Enforcement of Energy Codes for Commercial Building Renovations


New white paper demonstrates that building energy code requirements are being enforced for existing building renovation projects like reroofing with positive results and few challenges

ARLINGTON, VA (April 16, 2018) – (RealEstateRama) — A new white paper by the Midwest Energy Efficiency Alliance (MEEA) shows the results from a recent survey of Illinois code officials about how and when the energy code is implemented during commercial building renovations. Illinois is a leader in building energy efficiency as one of the first states to adopt the 2015 International Energy Conservation Code.

Sixty-nine current code officials in Illinois were surveyed to determine the frequency in which building modifications are required to meet the energy code, the typical level of enforcement by code officials, and the project’s ability to comply with the code when faced with existing structural elements.

The research found that existing buildings comprise the vast majority of permits issued by local jurisdictions. With respect to roofing projects, more than 94 percent of respondents said their jurisdiction requires a permit for roof alterations. Additional highlights include:

? A majority of respondents said that 40 percent or more of permitted roofing projects in their jurisdiction required additional insulation to meet current R-value requirements.

? Overall, code officials reported receiving very few requests for variances – or deviations – from energy code requirements. This was true regardless of the type of work being performed.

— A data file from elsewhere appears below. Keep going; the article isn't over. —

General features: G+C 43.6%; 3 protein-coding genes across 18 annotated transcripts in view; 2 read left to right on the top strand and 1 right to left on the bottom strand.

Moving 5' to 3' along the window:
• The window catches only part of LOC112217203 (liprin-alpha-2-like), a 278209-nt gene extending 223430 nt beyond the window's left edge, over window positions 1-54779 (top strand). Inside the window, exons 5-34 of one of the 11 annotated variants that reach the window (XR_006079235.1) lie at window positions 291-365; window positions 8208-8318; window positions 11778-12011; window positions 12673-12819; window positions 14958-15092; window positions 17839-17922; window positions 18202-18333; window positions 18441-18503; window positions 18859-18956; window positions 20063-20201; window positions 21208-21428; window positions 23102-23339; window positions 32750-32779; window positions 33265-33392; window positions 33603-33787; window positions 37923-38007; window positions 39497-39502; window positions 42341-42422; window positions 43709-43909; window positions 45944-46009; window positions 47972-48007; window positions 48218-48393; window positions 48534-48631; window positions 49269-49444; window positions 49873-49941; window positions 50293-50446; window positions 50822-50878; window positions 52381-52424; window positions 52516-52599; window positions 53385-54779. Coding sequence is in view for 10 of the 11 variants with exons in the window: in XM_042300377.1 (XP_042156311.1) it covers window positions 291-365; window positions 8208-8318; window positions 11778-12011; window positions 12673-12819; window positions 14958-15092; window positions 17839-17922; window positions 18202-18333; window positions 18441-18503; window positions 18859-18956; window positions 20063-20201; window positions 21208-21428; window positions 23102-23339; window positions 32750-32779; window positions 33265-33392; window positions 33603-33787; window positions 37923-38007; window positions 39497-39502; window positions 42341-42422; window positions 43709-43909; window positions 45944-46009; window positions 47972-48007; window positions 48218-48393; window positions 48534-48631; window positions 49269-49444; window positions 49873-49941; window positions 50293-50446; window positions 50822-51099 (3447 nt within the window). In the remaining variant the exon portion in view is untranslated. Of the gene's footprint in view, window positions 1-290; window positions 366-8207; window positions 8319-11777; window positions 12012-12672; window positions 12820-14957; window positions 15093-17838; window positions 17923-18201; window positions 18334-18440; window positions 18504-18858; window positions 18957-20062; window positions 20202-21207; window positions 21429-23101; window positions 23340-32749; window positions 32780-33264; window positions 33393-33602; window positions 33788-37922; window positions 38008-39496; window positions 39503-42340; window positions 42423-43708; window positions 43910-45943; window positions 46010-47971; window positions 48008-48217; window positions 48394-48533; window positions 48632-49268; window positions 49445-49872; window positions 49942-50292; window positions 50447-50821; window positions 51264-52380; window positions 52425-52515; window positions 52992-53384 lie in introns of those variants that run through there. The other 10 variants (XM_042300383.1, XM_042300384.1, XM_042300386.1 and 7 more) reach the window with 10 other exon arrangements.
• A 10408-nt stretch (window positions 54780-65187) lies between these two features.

? Related to roof alterations, the vast majority of respondents said they receive variance requests in only 10 percent or less of permitted projects and code officials rarely granted the requests.

“Buildings codes are a key policy driver for addressing energy use in existing commercial buildings, which account for 20 percent of all energy consumed in the U.S.,” said PIMA President Justin Koscher. “MEEA’s research demonstrates that Illinois jurisdictions are successfully enforcing the requirements of the 2015 IECC and helping Illinois businesses to lower monthly utility expenses. We believe the results of this survey validate Illinois’ decision to lead on building energy efficiency. Illinois and other states should have confidence that continuing to adopt strong building energy codes is good policy.”

“The white paper also illustrates the importance of and need for more research on existing buildings and the energy code,” added Koscher.

The full report can be found here.
PIMA is a proud supporter of this report along with the International Code Council.

About PIMA
For more than 30 years, the Polyisocyanurate Insulation Manufacturers Association (PIMA) has served as the unified voice of the rigid polyiso industry, proactively advocating for safe, cost-effective, sustainable, and energy-efficient construction. PIMA’s members, who first came together in 1987, include a synergistic partnership of polyiso manufacturers and industry suppliers. Polyiso is one of North America’s most widely used and cost-effective insulation products. To learn more, visit www.polyiso.org.


Mittie Rooney


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